Nonprofit Resources


Gift Week: De Minimis Fringe Benefits

Situation GW4: Tami, the administrative assistant for the team at University Outreach (UO), loses her mother after a prolonged illness. UO sends Tami’s family a flower arrangement that cost $68. Gwen, their CFO, calls us and asks if they must include the value of the flowers in Tami’s W-2.

We tell Gwen that generally, under Internal Revenue Code section 132(e) the flowers would be a de minimis fringe benefit and excludable from Tami’s income. The value of the flowers at $68 may be a gray area (see below). Also, it would appear that the cost of the flowers might be included on UO’s Form 990, Part IX, Line 9 as an “other employee benefit.”


From Treasury Regulation 1.132-6(e)(1):

Benefits excludable from income. Examples of de minimis fringe benefits are occasional typing of personal letters by a company secretary; occasional personal use of an employer’s copying machine, provided that the employer exercises sufficient control and imposes significant restrictions on the personal use of the machine so that at least 85 percent of the use of the machine is for business purposes; occasional cocktail parties, group meals, or picnics for employees and their guests; traditional birthday or holiday gifts of property (not cash) with a low fair market value; occasional theater or sporting event tickets; coffee, doughnuts, and soft drinks; local telephone calls; and flowers, fruit, books, or similar property provided to employees under special circumstances (e.g., on account of illness, outstanding performance, or family crisis). [Emphasis added.]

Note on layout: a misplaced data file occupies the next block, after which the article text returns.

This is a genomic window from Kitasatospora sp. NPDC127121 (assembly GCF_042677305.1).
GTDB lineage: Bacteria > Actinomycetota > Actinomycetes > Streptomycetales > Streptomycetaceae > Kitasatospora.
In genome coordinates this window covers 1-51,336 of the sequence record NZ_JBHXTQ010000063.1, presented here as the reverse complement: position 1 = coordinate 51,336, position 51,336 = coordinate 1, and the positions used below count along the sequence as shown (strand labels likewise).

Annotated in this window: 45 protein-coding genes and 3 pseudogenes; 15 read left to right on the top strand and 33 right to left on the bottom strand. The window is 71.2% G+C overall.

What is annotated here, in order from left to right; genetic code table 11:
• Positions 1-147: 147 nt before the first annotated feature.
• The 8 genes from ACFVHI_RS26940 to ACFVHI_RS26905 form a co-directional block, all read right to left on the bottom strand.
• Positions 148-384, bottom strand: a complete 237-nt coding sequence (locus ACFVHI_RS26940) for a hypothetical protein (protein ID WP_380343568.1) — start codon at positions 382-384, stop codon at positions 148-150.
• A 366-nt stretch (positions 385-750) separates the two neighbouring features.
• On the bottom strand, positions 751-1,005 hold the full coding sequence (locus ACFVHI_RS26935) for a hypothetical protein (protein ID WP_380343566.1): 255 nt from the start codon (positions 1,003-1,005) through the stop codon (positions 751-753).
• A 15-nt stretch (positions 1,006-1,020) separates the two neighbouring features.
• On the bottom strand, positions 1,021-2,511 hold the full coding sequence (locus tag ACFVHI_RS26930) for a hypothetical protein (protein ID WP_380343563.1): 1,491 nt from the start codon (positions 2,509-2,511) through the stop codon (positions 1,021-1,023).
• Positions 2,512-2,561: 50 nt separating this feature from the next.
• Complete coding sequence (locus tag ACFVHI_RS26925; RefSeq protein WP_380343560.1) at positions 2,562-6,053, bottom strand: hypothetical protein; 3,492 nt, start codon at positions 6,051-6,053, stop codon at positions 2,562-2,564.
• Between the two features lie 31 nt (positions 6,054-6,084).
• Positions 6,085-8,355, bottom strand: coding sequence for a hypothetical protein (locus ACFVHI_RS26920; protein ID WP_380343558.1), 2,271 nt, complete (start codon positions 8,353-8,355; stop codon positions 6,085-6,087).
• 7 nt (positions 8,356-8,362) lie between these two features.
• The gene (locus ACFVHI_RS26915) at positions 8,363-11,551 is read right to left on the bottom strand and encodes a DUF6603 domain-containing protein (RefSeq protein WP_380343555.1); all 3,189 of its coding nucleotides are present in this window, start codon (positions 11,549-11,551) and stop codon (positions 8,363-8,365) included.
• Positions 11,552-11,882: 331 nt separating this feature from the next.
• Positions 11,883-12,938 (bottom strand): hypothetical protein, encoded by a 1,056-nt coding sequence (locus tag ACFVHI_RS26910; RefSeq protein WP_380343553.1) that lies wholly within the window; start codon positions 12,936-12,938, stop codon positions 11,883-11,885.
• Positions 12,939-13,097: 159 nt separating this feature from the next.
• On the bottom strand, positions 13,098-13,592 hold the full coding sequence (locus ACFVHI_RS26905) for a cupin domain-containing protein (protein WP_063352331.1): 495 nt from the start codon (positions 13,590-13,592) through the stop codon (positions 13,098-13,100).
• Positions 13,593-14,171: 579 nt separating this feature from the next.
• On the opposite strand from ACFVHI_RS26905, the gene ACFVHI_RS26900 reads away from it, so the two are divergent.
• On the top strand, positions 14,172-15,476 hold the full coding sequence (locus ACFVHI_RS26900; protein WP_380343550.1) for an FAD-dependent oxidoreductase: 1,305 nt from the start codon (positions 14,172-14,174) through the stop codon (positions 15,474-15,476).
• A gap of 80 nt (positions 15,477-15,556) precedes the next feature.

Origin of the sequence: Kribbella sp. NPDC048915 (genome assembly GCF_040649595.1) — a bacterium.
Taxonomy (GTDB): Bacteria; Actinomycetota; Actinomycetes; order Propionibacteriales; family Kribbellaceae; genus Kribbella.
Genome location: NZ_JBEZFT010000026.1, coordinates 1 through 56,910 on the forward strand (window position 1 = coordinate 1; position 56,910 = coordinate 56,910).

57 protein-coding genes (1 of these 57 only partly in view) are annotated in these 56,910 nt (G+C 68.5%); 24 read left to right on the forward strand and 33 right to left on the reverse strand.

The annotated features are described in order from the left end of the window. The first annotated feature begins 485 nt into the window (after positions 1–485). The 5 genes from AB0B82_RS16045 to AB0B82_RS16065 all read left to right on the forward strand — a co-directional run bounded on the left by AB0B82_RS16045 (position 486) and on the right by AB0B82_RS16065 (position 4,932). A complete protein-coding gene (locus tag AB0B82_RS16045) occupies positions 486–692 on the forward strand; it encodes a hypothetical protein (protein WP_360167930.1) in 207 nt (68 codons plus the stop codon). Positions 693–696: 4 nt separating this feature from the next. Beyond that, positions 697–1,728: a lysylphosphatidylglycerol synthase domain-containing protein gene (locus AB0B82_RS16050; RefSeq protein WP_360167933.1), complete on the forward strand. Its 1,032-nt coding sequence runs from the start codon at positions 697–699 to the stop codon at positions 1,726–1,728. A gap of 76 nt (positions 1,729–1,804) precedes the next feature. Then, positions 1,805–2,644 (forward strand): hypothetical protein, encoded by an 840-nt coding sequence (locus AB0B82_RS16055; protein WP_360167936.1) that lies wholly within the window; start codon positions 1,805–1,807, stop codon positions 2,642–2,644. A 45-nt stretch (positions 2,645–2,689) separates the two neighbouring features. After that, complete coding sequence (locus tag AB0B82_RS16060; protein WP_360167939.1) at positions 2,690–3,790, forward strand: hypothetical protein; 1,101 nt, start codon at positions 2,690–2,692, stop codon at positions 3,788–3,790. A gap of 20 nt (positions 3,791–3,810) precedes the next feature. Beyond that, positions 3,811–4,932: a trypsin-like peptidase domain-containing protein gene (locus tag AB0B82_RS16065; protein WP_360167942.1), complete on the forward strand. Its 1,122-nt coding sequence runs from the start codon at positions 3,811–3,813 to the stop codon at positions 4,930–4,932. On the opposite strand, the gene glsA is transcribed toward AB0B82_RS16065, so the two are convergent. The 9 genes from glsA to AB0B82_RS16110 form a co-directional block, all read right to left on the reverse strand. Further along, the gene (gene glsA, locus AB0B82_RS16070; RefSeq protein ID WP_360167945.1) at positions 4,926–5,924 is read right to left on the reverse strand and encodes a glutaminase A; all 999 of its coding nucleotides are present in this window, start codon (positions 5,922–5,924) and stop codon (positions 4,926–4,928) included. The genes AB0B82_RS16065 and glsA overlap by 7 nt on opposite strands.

Under Revenue Ruling 59-58 (and other guidance), if, as a means of promoting goodwill, an employer makes a general distribution of hams, turkeys or other items of merchandise of nominal value at Christmas or other comparable holiday, the value of the gifts is not included in the income of the employees. However, if the employer distributes cash, or gift certificates or similar items of readily convertible cash value, the cash or value of such gifts is additional wages or salary, regardless the amount or value.

**There is a question of what the threshold might be for “low fair market value” in 2014. It would be easy to use the IRS’s “business gift” limit of $25, but that amount has not been inflation-adjusted for several decades. For the fun of it, there is a case in this vein from 1961 (the “Hallmark Cards” case) where $25 “gifts” were found to be “of small value relative to the earnings of taxpayer’s employees. Taxpayer intended these [items] to be gifts.”  We used the online US Inflation Calculator to determine that the $25 from 1961 would be equivalent to $199.28 in 2014. That may be a little high for “low fair market value.” Another thought is that the IRS does not require receipts for expenses (except lodging) that are less than $75 — maybe that would be a reasonable threshold.



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